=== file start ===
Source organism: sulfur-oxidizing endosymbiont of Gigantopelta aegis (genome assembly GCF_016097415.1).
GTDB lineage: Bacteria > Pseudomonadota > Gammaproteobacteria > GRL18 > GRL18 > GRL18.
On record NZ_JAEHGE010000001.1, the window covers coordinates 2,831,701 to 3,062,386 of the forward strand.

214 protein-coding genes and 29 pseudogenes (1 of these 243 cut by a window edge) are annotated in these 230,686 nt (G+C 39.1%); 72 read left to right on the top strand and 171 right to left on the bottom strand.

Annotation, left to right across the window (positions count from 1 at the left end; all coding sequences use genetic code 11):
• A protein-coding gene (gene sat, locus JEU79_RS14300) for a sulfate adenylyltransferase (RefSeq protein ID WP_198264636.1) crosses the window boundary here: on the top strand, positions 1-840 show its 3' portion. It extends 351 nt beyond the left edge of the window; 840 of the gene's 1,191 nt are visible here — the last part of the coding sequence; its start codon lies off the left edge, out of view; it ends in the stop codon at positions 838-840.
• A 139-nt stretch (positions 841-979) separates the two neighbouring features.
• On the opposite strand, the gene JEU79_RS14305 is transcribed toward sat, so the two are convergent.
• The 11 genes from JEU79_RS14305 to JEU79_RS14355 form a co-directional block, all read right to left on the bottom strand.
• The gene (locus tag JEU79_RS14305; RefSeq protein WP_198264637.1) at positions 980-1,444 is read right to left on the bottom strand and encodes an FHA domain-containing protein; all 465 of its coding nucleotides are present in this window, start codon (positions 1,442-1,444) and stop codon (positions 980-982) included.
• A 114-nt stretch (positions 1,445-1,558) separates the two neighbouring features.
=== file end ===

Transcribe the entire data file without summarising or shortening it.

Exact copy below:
Source organism: sulfur-oxidizing endosymbiont of Gigantopelta aegis (genome assembly GCF_016097415.1).
GTDB lineage: Bacteria > Pseudomonadota > Gammaproteobacteria > GRL18 > GRL18 > GRL18.
On record NZ_JAEHGE010000001.1, the window covers coordinates 2,831,701 to 3,062,386 of the forward strand.

214 protein-coding genes and 29 pseudogenes (1 of these 243 cut by a window edge) are annotated in these 230,686 nt (G+C 39.1%); 72 read left to right on the top strand and 171 right to left on the bottom strand.

Annotation, left to right across the window (positions count from 1 at the left end; all coding sequences use genetic code 11):
• A protein-coding gene (gene sat, locus JEU79_RS14300) for a sulfate adenylyltransferase (RefSeq protein ID WP_198264636.1) crosses the window boundary here: on the top strand, positions 1-840 show its 3' portion. It extends 351 nt beyond the left edge of the window; 840 of the gene's 1,191 nt are visible here — the last part of the coding sequence; its start codon lies off the left edge, out of view; it ends in the stop codon at positions 838-840.
• A 139-nt stretch (positions 841-979) separates the two neighbouring features.
• On the opposite strand, the gene JEU79_RS14305 is transcribed toward sat, so the two are convergent.
• The 11 genes from JEU79_RS14305 to JEU79_RS14355 form a co-directional block, all read right to left on the bottom strand.
• The gene (locus tag JEU79_RS14305; RefSeq protein WP_198264637.1) at positions 980-1,444 is read right to left on the bottom strand and encodes an FHA domain-containing protein; all 465 of its coding nucleotides are present in this window, start codon (positions 1,442-1,444) and stop codon (positions 980-982) included.
• A 114-nt stretch (positions 1,445-1,558) separates the two neighbouring features.